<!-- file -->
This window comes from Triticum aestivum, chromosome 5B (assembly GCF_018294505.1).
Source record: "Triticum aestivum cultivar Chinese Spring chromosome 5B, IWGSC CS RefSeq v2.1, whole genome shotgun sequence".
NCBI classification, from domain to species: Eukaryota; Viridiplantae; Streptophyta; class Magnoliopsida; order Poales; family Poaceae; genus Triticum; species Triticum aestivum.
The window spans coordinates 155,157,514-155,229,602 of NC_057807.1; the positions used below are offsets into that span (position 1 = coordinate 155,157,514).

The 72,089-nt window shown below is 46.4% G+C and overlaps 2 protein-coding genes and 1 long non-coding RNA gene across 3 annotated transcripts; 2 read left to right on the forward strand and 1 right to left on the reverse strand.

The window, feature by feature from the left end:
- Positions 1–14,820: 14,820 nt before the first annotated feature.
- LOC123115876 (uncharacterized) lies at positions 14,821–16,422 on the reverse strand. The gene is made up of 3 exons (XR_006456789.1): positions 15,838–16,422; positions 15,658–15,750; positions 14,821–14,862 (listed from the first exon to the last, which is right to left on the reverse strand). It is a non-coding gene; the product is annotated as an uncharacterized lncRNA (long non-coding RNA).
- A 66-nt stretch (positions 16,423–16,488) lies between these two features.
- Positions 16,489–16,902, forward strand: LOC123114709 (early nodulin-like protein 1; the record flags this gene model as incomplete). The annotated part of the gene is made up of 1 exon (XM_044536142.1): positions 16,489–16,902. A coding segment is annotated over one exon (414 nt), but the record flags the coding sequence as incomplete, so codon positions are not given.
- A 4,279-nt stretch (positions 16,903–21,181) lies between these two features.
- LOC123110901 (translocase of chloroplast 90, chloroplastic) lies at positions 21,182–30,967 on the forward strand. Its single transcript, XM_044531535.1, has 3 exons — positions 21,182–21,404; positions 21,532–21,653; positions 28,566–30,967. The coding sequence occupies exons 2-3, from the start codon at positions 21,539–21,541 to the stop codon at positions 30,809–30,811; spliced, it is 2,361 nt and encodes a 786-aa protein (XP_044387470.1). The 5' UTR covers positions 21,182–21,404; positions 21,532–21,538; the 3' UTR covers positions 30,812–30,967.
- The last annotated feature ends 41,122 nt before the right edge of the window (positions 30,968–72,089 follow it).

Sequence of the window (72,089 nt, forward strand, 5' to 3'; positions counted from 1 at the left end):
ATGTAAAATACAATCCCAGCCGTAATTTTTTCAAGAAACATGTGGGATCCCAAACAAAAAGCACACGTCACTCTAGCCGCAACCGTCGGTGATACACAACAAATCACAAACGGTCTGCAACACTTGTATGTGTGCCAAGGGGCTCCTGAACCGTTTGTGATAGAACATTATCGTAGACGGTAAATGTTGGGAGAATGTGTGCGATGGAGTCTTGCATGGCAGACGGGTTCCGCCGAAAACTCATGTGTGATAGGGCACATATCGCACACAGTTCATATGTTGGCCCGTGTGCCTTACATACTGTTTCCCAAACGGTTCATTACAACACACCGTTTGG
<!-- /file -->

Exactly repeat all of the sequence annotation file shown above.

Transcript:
This window comes from Triticum aestivum, chromosome 5B (assembly GCF_018294505.1).
Source record: "Triticum aestivum cultivar Chinese Spring chromosome 5B, IWGSC CS RefSeq v2.1, whole genome shotgun sequence".
NCBI classification, from domain to species: Eukaryota; Viridiplantae; Streptophyta; class Magnoliopsida; order Poales; family Poaceae; genus Triticum; species Triticum aestivum.
The window spans coordinates 155,157,514-155,229,602 of NC_057807.1; the positions used below are offsets into that span (position 1 = coordinate 155,157,514).

The 72,089-nt window shown below is 46.4% G+C and overlaps 2 protein-coding genes and 1 long non-coding RNA gene across 3 annotated transcripts; 2 read left to right on the forward strand and 1 right to left on the reverse strand.

The window, feature by feature from the left end:
- Positions 1–14,820: 14,820 nt before the first annotated feature.
- LOC123115876 (uncharacterized) lies at positions 14,821–16,422 on the reverse strand. The gene is made up of 3 exons (XR_006456789.1): positions 15,838–16,422; positions 15,658–15,750; positions 14,821–14,862 (listed from the first exon to the last, which is right to left on the reverse strand). It is a non-coding gene; the product is annotated as an uncharacterized lncRNA (long non-coding RNA).
- A 66-nt stretch (positions 16,423–16,488) lies between these two features.
- Positions 16,489–16,902, forward strand: LOC123114709 (early nodulin-like protein 1; the record flags this gene model as incomplete). The annotated part of the gene is made up of 1 exon (XM_044536142.1): positions 16,489–16,902. A coding segment is annotated over one exon (414 nt), but the record flags the coding sequence as incomplete, so codon positions are not given.
- A 4,279-nt stretch (positions 16,903–21,181) lies between these two features.
- LOC123110901 (translocase of chloroplast 90, chloroplastic) lies at positions 21,182–30,967 on the forward strand. Its single transcript, XM_044531535.1, has 3 exons — positions 21,182–21,404; positions 21,532–21,653; positions 28,566–30,967. The coding sequence occupies exons 2-3, from the start codon at positions 21,539–21,541 to the stop codon at positions 30,809–30,811; spliced, it is 2,361 nt and encodes a 786-aa protein (XP_044387470.1). The 5' UTR covers positions 21,182–21,404; positions 21,532–21,538; the 3' UTR covers positions 30,812–30,967.
- The last annotated feature ends 41,122 nt before the right edge of the window (positions 30,968–72,089 follow it).

Sequence of the window (72,089 nt, forward strand, 5' to 3'; positions counted from 1 at the left end):
ATGTAAAATACAATCCCAGCCGTAATTTTTTCAAGAAACATGTGGGATCCCAAACAAAAAGCACACGTCACTCTAGCCGCAACCGTCGGTGATACACAACAAATCACAAACGGTCTGCAACACTTGTATGTGTGCCAAGGGGCTCCTGAACCGTTTGTGATAGAACATTATCGTAGACGGTAAATGTTGGGAGAATGTGTGCGATGGAGTCTTGCATGGCAGACGGGTTCCGCCGAAAACTCATGTGTGATAGGGCACATATCGCACACAGTTCATATGTTGGCCCGTGTGCCTTACATACTGTTTCCCAAACGGTTCATTACAACACACCGTTTGG